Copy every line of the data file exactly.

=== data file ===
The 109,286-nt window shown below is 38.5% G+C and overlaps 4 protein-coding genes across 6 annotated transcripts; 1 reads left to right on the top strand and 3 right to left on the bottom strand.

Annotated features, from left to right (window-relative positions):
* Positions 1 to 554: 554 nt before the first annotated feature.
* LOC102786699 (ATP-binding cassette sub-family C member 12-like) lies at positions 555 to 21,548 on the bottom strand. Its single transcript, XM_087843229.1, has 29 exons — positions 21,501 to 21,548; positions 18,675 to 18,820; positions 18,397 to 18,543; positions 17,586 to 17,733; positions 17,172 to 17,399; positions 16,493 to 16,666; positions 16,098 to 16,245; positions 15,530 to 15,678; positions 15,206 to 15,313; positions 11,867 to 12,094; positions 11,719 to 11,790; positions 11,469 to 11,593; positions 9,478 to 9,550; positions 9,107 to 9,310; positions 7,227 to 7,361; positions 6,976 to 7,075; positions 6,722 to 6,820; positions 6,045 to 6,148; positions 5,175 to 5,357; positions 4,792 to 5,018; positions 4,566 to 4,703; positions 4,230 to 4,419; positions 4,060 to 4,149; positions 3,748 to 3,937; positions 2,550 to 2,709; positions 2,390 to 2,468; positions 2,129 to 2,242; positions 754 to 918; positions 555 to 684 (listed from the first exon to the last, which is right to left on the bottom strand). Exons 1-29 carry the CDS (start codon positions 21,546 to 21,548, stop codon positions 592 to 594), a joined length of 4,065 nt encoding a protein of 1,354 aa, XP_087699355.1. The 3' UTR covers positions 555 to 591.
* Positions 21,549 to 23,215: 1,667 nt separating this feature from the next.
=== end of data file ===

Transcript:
The 109,286-nt window shown below is 38.5% G+C and overlaps 4 protein-coding genes across 6 annotated transcripts; 1 reads left to right on the top strand and 3 right to left on the bottom strand.

Annotated features, from left to right (window-relative positions):
* Positions 1 to 554: 554 nt before the first annotated feature.
* LOC102786699 (ATP-binding cassette sub-family C member 12-like) lies at positions 555 to 21,548 on the bottom strand. Its single transcript, XM_087843229.1, has 29 exons — positions 21,501 to 21,548; positions 18,675 to 18,820; positions 18,397 to 18,543; positions 17,586 to 17,733; positions 17,172 to 17,399; positions 16,493 to 16,666; positions 16,098 to 16,245; positions 15,530 to 15,678; positions 15,206 to 15,313; positions 11,867 to 12,094; positions 11,719 to 11,790; positions 11,469 to 11,593; positions 9,478 to 9,550; positions 9,107 to 9,310; positions 7,227 to 7,361; positions 6,976 to 7,075; positions 6,722 to 6,820; positions 6,045 to 6,148; positions 5,175 to 5,357; positions 4,792 to 5,018; positions 4,566 to 4,703; positions 4,230 to 4,419; positions 4,060 to 4,149; positions 3,748 to 3,937; positions 2,550 to 2,709; positions 2,390 to 2,468; positions 2,129 to 2,242; positions 754 to 918; positions 555 to 684 (listed from the first exon to the last, which is right to left on the bottom strand). Exons 1-29 carry the CDS (start codon positions 21,546 to 21,548, stop codon positions 592 to 594), a joined length of 4,065 nt encoding a protein of 1,354 aa, XP_087699355.1. The 3' UTR covers positions 555 to 591.
* Positions 21,549 to 23,215: 1,667 nt separating this feature from the next.